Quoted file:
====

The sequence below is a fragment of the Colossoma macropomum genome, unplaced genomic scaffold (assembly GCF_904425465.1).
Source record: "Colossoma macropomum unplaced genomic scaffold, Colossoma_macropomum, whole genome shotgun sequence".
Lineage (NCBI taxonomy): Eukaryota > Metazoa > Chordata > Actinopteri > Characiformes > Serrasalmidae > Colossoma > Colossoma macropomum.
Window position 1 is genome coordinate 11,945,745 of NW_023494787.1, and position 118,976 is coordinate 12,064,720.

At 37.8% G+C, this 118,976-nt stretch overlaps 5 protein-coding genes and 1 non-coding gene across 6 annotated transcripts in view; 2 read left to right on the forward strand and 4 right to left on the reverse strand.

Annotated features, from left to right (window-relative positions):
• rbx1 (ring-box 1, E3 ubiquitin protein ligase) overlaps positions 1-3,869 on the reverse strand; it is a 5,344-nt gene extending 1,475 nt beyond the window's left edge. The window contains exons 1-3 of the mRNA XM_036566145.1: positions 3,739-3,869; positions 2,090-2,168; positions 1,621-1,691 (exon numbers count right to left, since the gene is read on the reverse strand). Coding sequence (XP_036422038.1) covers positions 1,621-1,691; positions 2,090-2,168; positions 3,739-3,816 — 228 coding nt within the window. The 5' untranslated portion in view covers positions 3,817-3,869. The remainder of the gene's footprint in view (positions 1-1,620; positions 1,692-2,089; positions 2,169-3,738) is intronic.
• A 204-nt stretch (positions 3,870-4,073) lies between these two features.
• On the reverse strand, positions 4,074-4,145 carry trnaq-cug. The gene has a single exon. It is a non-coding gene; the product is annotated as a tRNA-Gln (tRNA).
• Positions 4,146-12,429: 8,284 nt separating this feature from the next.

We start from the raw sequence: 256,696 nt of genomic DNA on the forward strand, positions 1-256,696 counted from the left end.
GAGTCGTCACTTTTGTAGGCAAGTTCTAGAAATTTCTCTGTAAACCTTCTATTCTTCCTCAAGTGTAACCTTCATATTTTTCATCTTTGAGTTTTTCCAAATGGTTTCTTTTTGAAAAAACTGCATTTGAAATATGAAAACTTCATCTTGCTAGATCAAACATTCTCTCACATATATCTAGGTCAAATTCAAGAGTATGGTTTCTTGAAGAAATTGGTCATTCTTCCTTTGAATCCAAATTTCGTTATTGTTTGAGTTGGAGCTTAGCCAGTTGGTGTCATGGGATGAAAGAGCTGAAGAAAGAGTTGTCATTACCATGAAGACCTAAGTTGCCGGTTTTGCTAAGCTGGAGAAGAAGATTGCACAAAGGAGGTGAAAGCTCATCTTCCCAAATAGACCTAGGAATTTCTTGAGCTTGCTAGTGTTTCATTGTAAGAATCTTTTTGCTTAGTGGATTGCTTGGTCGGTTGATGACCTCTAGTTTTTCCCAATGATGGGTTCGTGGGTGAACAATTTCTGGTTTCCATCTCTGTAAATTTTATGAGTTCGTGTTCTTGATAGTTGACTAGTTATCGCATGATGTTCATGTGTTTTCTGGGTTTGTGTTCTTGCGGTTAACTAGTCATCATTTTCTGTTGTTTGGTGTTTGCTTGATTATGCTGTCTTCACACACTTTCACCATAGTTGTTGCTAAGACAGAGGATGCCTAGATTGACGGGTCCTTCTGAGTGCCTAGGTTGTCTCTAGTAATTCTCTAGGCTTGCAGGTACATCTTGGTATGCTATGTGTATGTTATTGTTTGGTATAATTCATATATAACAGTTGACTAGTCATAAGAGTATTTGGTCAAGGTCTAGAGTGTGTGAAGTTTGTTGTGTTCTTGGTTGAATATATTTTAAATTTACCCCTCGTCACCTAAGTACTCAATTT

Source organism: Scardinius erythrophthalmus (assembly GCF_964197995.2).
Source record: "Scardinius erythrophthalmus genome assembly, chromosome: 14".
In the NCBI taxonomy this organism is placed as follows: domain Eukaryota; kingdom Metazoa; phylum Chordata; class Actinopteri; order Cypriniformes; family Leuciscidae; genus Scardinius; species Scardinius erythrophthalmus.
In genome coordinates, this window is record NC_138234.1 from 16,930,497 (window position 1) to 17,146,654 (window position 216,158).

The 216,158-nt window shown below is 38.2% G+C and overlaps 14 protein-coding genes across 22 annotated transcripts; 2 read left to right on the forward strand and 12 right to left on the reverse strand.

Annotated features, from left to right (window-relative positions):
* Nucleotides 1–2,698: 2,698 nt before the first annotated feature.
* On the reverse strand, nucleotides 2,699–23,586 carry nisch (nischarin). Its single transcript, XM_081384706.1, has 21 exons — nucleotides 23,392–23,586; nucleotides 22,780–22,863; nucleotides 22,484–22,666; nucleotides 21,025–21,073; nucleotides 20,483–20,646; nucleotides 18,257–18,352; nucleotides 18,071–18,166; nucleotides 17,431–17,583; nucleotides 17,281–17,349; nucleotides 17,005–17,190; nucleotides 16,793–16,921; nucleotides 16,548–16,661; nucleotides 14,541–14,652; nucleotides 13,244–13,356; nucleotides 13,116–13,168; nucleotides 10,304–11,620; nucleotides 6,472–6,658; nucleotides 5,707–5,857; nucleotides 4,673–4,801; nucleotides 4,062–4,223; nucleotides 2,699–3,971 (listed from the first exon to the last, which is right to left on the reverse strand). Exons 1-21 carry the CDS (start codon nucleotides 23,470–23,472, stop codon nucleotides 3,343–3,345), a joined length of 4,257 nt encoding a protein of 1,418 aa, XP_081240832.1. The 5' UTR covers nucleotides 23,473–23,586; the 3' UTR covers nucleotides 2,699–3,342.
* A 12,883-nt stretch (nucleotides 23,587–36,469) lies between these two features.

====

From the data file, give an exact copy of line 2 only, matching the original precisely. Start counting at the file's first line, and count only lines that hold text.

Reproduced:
Source record: "Colossoma macropomum unplaced genomic scaffold, Colossoma_macropomum, whole genome shotgun sequence".